Child protection has hit the headlines in the media during the last month in a big way, following the tragic death of baby P. The three adults responsible for his death – either directly or indirectly – certainly took the blame. But so did Haringay Council, and in particular the social workers involved in the case for failing to prevent the death and their managers for running a department which allowed such a tragedy to happen.The language used in the papers ranged from the professional to the intemperate. If lynching had still been legal, the anger shown in some articles would have led to a few more deaths; as it was, they arranged petitions and called for resignations.
This will not be the end of it. Inquiries are to take place and their conclusions will be considered before any action arising is determined. At each stage, the case will be aired again in the media. The ubiquitous picture of the little blond boy with the wide-open eyes will be iconic for years to come.
Looking at the case from a child care viewpoint, what is there we can learn?
The first point is that such incidents will continue to happen at intervals, if only because of human failings on the part of those killing the children and the agencies who are meant to monitor them. Ever since the Curtis Report there have been child deaths at the hands of parents, step-parents and other relatives, though only a few have hit the headlines. There has also been a steady stream of reports, many of which criticised the agencies involved and recommended changes in professional practice and child protection systems.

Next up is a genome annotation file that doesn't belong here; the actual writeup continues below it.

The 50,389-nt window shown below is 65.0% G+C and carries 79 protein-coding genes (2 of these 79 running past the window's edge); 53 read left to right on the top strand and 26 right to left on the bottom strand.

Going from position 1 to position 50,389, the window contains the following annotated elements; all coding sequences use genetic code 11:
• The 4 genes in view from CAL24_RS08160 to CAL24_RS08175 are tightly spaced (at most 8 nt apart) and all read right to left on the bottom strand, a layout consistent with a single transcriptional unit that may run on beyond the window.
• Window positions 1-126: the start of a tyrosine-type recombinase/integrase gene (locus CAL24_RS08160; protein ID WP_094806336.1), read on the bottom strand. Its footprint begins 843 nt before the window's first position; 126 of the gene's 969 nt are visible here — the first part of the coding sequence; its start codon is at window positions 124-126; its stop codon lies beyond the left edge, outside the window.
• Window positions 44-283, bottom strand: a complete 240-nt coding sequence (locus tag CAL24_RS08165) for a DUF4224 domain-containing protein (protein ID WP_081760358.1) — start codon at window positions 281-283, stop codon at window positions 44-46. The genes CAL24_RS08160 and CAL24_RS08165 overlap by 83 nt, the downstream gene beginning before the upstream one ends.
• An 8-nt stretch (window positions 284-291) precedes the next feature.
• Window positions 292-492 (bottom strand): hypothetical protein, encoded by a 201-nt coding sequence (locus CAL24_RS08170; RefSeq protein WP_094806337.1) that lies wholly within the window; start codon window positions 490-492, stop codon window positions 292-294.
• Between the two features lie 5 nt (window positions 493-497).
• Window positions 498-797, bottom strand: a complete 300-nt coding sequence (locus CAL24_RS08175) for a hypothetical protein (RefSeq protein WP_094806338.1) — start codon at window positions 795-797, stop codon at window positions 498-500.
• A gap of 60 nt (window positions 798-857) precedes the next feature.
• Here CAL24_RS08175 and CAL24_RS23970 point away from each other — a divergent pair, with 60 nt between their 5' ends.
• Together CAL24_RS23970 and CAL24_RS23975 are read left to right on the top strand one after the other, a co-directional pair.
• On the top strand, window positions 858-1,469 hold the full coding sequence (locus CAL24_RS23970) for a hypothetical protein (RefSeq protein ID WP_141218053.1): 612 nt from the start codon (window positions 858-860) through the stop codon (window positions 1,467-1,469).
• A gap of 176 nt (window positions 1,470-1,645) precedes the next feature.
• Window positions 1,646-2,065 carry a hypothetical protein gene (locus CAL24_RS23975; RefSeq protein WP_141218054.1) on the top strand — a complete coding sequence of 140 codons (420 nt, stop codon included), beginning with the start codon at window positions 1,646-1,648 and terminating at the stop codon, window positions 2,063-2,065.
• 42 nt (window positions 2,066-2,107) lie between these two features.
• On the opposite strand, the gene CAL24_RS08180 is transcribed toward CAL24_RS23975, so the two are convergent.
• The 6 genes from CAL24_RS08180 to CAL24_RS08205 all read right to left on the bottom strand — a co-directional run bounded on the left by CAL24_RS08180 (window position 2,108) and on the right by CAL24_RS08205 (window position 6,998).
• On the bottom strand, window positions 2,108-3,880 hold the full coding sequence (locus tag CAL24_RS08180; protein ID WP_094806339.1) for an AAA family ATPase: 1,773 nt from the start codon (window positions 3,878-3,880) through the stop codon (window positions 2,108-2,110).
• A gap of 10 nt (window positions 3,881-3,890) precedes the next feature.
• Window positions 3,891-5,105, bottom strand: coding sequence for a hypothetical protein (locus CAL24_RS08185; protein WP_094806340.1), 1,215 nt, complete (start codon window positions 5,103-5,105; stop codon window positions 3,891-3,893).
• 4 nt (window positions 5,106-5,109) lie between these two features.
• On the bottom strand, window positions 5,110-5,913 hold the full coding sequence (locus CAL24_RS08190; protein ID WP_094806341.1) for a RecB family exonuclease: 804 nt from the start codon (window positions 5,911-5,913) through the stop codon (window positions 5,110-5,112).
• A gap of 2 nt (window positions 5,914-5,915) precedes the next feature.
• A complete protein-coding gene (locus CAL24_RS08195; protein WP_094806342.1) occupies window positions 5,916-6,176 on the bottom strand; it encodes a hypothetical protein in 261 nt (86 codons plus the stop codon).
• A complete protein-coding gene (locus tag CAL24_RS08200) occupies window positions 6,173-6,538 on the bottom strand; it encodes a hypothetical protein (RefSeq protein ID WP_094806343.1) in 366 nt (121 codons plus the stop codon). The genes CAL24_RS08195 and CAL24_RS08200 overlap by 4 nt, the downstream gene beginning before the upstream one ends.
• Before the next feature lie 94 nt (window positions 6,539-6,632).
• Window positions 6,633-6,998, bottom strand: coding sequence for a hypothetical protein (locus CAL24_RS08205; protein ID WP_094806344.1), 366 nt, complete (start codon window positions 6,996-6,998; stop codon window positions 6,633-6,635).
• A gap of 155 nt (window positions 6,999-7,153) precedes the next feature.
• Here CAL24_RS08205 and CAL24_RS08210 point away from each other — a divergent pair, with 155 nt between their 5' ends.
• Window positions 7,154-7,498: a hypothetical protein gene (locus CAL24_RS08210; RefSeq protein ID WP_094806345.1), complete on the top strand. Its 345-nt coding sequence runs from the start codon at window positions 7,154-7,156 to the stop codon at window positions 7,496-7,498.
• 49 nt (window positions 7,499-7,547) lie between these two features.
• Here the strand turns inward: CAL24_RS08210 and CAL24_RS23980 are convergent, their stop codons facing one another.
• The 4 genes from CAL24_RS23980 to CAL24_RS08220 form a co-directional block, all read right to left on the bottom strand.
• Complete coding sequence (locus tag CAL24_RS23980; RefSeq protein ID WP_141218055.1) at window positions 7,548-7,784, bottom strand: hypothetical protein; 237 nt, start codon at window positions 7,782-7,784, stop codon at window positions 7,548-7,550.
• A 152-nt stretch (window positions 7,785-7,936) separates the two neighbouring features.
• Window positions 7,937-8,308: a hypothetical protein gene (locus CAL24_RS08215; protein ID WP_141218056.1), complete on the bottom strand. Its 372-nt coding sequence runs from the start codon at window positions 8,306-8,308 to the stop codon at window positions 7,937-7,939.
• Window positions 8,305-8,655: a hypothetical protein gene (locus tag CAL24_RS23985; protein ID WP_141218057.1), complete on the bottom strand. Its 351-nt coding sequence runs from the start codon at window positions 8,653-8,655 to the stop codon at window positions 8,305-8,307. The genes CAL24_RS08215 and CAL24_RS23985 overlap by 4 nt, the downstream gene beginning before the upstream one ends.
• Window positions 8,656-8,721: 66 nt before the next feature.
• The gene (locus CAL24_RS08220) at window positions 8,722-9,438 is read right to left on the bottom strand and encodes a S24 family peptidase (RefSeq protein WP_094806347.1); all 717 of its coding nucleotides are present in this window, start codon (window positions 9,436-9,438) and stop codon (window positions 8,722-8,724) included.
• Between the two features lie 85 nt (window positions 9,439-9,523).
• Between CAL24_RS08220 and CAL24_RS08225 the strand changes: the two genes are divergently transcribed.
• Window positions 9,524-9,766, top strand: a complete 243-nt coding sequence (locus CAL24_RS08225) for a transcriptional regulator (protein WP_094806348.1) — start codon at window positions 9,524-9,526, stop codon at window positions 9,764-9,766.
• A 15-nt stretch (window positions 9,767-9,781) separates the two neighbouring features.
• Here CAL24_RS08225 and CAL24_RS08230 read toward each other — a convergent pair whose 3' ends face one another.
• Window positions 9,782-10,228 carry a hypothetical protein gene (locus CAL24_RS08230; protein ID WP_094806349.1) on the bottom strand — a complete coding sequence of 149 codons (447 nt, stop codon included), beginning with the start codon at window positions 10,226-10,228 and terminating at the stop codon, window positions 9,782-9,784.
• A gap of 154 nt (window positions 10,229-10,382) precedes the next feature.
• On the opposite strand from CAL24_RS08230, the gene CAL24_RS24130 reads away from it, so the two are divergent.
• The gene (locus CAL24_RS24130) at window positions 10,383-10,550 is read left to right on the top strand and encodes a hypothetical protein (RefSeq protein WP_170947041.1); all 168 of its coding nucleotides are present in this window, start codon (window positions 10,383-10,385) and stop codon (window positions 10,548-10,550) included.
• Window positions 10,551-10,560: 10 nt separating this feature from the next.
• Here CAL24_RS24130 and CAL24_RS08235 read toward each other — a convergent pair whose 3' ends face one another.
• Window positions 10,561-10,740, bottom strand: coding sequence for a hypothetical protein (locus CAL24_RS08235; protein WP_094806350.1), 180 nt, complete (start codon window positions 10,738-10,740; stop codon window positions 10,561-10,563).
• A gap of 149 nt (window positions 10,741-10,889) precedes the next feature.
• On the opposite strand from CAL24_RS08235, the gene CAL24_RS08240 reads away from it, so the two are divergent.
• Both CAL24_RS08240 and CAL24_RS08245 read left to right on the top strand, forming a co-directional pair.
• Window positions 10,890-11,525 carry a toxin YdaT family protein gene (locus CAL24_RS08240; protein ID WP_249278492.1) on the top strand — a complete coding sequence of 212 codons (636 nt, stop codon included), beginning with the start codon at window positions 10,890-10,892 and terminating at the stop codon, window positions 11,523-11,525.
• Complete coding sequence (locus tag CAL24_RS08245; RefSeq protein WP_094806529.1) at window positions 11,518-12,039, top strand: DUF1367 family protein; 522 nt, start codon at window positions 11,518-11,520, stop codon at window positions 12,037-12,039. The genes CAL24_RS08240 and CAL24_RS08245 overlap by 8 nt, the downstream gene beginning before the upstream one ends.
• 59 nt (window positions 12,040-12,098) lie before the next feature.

Just as the First World War was meant to be the war that ended all wars – and it patently has not been, so there can be no report (not even Lord Laming’s report on the death of Victoria Climbie) which is the last word on this subject, whose advice will prevent all future deaths. We may improve practice and we may reduce deaths, but human fallibility is something we shall have to live and work with.
This means, as the second point, that professionals working in child protection will have to live with the uncertainty of knowing that they could be the next ones on the banner headlines, with calls for dismissal, damage done to professional careers and personal attacks. The threat is real.After all the action following the death of Victoria Climbie, how could another child die? Surely professionals should now be able to prevent such tragedies?